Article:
It was Sunday and he’d driven fromDetroitto Okemos to figure out where this relationship was going— or not going. We had been regulars at Lucky House. He’d charge toward the front corner window, and signal by waving his hands toward the smiling cook that we were ready to order. Although the cook, who was also the hostess, told Nelson his name multiple times, Nelson would only address him as “Brotha” or “HeyMan.” Mr. Chan Young Choi would smile or wink. His short flaky black hair moved very little each time he tilted his head to the left when he didn’t understand our English or Nelson’s usage of Ebonics. Sometimes he would say “Excuse me,” the way he’d been taught at the English Language Institute when he didn’t understand, other times he’d just smile and nod. Mrs. Choi was a small pear-faced woman who rarely spoke. She’d sweep the floor, and spring from table to table greeting customers, then return back to her cooking station, spoon rice and pull fried egg rolls from the deep fryer with her chin slightly tucked mid section of her neck.
A woman who had to have been a former teen pageant beauty walked into the restaurant. Her blonde bleached hair fell beyond her shoulders. Her muffin top belly was being used as a head rest by a tall and slim 8-year old. She was holding a child who hadn’t reached a year in age. I sat staring with my hand under my chin as the small child fingered and mouthed the woman’s frayed hair. Her acrylic finger nails combed through her hair to prevent the child from causing any additional damage. The man a tall business like figure with a modest beer belly directed his scouts to the table, and Mrs. Choi handed out menus, and hastily placed the Chinese calendar table clothe, silverware, napkins and plates on the table as she had done earlier when we arrived. The husband arranged the children by age, the youngest one assembled closest to him. The woman and small child would smile and make gurgling noises at each other while the other three young ones entertained their father. Nelson had been observing the couple as well. “Ever wonder how they got there?” he whispered, while he rested the device on the table.
“See how distant they are?”
“Children have their ways of possessing relationships,” I said.
“Reminds me of my kid’s mom, when she gave birth to our second son she wouldn’t touch me or look at me for months,” said Nelson, “She was usually so caught up with Lamonte, I wasn’t sure what to do.” I smiled with my eyes then reached over and planted a kiss on his lips. It wasn’t just children that possessed relationships, they possessed women, and so did men. That’s what I really meant. That’s why people shouldn’t have babies until they had come to terms with death or were ready to die. That was my philosophy and I’d figured it was best not to communicate it because it might aggravate him.
Too often children, religion and men stupefied women, turning their brains into decorative playgrounds for their pleasure. A single woman’s misfortune was implied by the unfortunate unmarried circumstance she’d found herself in, but to be a woman possessed by children and a husband seemed all the deeper of burdens to consume. Perhaps this was the same reasoning I’d brought with me during scheduled appointments atAnn Arbor’s Planned Parenthood. I ignored the oversized dust bunnies behind the examination room door, or the stained hand written signs or printed advertisements for birth control that reminded women that our bodies were certainly our own—or the strange bearded paunchy white man with dirty fingernails who had been accompanied by an orchestra of virgins dressed in black. He crept up to my car to ask me invasive questions that could only be conjured up by imagined entitlement. I entered the office building with the pamphlets I’d been handed by the black clothed mob and approached the front desk. This was my third visit. The first and second a matter ethics and morality. I’d had a normal ultra sound a week prior to the third appointment, I’d thought about keeping it, and had felt it move inside me the night before my third appointment. I wondered if it was a girl or a boy—then questioned whether it being a girl or a boy really mattered. Did it look more like him or me? Would it grow up to be a writer like its father? I knew all too well how quickly those religious saints appeared in times like theses, posted outside of abortion clinics like spectacles of purity, but who disappeared after they felt good about themselves. I knew because I was once one of them.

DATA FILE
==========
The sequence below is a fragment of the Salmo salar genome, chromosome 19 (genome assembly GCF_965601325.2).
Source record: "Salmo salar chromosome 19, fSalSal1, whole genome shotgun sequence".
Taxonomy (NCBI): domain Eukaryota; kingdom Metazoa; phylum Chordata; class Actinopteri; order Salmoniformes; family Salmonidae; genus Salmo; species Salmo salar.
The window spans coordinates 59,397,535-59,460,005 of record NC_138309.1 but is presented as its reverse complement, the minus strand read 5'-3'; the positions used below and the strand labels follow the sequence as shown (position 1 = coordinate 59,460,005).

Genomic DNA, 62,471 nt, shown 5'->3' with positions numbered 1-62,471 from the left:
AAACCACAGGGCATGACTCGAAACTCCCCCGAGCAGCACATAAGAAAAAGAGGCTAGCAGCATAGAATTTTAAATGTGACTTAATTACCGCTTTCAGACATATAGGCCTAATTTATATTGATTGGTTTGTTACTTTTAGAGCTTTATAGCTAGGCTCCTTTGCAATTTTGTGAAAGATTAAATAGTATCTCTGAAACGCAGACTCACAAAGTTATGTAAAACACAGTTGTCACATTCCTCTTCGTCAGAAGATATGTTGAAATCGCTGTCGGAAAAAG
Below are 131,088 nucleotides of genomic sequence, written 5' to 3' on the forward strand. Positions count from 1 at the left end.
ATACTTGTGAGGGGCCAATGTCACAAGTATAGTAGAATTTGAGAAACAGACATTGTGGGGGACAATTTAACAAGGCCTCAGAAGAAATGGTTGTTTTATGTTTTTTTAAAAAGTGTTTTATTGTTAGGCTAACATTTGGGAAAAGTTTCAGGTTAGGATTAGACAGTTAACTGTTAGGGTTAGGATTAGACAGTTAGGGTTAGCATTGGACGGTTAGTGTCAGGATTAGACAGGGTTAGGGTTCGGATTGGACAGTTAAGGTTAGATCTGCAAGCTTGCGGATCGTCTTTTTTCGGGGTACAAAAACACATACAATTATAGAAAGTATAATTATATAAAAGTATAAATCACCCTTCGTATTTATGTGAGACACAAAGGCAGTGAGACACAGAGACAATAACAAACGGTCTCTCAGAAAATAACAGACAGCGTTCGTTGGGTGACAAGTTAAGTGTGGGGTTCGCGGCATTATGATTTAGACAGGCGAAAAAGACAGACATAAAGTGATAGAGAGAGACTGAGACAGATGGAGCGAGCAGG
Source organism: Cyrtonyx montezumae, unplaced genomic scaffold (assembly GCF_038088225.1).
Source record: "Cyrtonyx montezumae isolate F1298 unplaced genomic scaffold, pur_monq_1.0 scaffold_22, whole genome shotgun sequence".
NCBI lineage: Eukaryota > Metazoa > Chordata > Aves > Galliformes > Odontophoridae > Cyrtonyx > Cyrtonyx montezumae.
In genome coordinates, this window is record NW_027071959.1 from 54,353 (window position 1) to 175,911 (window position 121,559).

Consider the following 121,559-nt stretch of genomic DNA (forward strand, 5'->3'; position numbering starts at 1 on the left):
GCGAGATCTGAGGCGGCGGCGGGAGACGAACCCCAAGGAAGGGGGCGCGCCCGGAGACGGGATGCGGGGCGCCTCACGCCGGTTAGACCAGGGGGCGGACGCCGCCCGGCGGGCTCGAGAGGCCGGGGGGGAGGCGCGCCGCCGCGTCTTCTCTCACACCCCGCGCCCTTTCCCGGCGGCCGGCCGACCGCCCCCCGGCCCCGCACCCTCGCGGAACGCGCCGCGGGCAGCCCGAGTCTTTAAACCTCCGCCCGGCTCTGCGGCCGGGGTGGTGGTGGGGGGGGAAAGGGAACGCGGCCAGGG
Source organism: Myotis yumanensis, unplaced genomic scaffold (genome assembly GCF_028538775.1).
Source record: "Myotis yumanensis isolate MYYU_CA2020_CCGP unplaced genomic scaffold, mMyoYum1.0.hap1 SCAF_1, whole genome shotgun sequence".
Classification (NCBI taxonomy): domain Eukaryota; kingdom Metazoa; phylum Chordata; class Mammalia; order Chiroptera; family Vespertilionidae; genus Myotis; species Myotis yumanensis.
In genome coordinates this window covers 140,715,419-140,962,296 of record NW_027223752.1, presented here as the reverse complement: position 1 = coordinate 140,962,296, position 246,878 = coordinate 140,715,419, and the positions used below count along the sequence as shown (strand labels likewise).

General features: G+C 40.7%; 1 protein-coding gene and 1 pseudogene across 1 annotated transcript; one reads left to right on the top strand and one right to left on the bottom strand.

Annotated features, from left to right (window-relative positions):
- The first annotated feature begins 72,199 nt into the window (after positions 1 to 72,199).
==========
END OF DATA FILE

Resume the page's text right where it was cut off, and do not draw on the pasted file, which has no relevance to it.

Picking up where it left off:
When I’d told him I was pregnant he was inBrooklyndining with a dreaded out pushcart nominee. “Is it mine?” he’d respond. “Are you certain?” said Nelson, and he hung up the phone.
2 years and one abortion later here I was sitting in the acidulous Chinese restaurant we’d ritualistically dined at vacant of banter to woe him with. When the waiter returned to place the hot food on the table, he barked commands for condiments and waved his hands to dismiss the waiter. I think I wanted that baby, but I also didn’t want to die— so it could live.
“What do you want from me?” he said. I wasn’t certain how to respond. I knew the answer to the question. I wanted a man. Something of a man, somebody to help me raise the child I’d abandoned for graduate school. Someone that didn’t give me chronic heart palpitations or keep me up at 11 and 12 o’clock at night worried and attentive to ‘what if’s’ ”
“I wish I knew,” I said.
“Well, while you figure it out, my flight leaves for Arizona at—uh, 10:15 Friday evening,” said Nelson, “No matter what, I’ll always love you deeply” I said.